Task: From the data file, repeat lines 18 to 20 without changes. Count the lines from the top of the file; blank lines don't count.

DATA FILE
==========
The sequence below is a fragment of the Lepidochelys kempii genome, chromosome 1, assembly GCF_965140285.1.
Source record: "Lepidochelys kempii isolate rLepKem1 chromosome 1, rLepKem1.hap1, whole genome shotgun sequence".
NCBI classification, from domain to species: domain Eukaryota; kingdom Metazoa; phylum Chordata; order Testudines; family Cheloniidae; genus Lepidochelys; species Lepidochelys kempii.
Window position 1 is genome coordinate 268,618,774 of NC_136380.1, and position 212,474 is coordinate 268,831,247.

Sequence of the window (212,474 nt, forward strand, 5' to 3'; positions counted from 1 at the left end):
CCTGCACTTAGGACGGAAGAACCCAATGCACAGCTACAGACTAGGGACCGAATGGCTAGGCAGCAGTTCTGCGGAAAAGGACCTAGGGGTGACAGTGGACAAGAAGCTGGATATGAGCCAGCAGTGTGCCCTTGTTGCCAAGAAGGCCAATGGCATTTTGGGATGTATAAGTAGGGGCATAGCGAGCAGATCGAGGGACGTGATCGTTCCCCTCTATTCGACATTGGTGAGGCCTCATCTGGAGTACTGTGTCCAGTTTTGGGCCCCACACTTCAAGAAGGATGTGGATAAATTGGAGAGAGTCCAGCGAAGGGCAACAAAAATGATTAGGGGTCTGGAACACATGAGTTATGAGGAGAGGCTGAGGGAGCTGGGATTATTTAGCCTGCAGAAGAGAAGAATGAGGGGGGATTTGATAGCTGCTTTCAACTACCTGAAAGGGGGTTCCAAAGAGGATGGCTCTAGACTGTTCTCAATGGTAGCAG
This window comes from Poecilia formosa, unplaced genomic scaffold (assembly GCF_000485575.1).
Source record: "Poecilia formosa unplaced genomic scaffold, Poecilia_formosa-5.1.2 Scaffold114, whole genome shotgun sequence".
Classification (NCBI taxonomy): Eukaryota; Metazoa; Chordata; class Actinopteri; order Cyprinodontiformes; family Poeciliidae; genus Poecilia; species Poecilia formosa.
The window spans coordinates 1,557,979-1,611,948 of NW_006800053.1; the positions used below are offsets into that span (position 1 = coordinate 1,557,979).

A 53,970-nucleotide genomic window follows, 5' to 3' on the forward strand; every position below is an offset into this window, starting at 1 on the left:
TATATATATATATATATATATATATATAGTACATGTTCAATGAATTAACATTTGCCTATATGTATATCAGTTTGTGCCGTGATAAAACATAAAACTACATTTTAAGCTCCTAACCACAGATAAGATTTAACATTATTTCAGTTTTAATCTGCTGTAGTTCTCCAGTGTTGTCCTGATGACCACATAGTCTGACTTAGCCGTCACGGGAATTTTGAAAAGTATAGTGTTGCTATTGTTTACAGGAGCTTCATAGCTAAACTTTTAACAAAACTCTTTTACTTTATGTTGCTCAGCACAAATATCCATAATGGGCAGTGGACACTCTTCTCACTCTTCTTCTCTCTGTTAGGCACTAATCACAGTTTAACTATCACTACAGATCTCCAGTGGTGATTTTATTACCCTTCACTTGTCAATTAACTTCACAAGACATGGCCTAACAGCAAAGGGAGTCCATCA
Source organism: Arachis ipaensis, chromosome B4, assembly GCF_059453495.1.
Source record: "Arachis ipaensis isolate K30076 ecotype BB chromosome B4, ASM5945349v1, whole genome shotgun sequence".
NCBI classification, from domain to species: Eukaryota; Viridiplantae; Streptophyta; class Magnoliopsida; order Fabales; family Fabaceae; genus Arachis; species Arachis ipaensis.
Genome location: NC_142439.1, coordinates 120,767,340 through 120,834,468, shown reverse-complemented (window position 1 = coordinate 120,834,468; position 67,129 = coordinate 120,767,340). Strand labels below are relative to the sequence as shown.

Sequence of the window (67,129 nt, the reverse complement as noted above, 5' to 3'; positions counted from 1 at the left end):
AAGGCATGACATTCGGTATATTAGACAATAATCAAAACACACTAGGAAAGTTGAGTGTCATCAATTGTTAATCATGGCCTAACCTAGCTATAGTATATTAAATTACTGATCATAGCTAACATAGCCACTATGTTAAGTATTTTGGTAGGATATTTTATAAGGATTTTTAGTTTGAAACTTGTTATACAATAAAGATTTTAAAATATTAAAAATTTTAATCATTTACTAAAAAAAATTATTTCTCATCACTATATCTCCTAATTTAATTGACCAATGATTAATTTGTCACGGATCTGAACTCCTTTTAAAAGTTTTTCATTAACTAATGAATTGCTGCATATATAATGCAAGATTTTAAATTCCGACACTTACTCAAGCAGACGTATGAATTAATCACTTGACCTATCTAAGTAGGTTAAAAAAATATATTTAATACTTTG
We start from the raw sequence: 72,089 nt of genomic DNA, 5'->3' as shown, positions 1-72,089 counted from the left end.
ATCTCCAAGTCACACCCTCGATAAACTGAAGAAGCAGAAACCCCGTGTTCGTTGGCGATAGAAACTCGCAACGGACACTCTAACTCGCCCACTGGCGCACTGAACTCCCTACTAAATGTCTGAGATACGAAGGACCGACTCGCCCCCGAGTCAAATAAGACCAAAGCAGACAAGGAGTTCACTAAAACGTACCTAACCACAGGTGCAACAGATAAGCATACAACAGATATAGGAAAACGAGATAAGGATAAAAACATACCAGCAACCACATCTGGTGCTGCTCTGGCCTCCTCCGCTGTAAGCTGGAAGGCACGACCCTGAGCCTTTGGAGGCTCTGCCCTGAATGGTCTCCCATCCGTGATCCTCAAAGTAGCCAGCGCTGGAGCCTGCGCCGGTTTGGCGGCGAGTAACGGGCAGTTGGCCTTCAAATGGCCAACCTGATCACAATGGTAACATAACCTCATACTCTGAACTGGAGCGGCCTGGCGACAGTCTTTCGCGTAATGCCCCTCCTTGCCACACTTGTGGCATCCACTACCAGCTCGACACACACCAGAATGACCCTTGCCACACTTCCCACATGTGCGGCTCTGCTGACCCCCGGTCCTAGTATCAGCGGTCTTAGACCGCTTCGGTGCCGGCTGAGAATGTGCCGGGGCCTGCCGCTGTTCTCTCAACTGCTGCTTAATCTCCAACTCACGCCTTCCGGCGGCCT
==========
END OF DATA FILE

AAGGCATGACATTCGGTATATTAGACAATAATCAAAACACACTAGGAAAGTTGAGTGTCATCAATTGTTAATCATGGCCTAACCTAGCTATAGTATATTAAATTACTGATCATAGCTAACATAGCCACTATGTTAAGTATTTTGGTAGGATATTTTATAAGGATTTTTAGTTTGAAACTTGTTATACAATAAAGATTTTAAAATATTAAAAATTTTAATCATTTACTAAAAAAAATTATTTCTCATCACTATATCTCCTAATTTAATTGACCAATGATTAATTTGTCACGGATCTGAACTCCTTTTAAAAGTTTTTCATTAACTAATGAATTGCTGCATATATAATGCAAGATTTTAAATTCCGACACTTACTCAAGCAGACGTATGAATTAATCACTTGACCTATCTAAGTAGGTTAAAAAAATATATTTAATACTTTG
We start from the raw sequence: 72,089 nt of genomic DNA, 5'->3' as shown, positions 1-72,089 counted from the left end.
ATCTCCAAGTCACACCCTCGATAAACTGAAGAAGCAGAAACCCCGTGTTCGTTGGCGATAGAAACTCGCAACGGACACTCTAACTCGCCCACTGGCGCACTGAACTCCCTACTAAATGTCTGAGATACGAAGGACCGACTCGCCCCCGAGTCAAATAAGACCAAAGCAGACAAGGAGTTCACTAAAACGTACCTAACCACAGGTGCAACAGATAAGCATACAACAGATATAGGAAAACGAGATAAGGATAAAAACATACCAGCAACCACATCTGGTGCTGCTCTGGCCTCCTCCGCTGTAAGCTGGAAGGCACGACCCTGAGCCTTTGGAGGCTCTGCCCTGAATGGTCTCCCATCCGTGATCCTCAAAGTAGCCAGCGCTGGAGCCTGCGCCGGTTTGGCGGCGAGTAACGGGCAGTTGGCCTTCAAATGGCCAACCTGATCACAATGGTAACATAACCTCATACTCTGAACTGGAGCGGCCTGGCGACAGTCTTTCGCGTAATGCCCCTCCTTGCCACACTTGTGGCATCCACTACCAGCTCGACACACACCAGAATGACCCTTGCCACACTTCCCACATGTGCGGCTCTGCTGACCCCCGGTCCTAGTATCAGCGGTCTTAGACCGCTTCGGTGCCGGCTGAGAATGTGCCGGGGCCTGCCGCTGTTCTCTCAACTGCTGCTTAATCTCCAACTCACGCCTTCCGGCGGCCT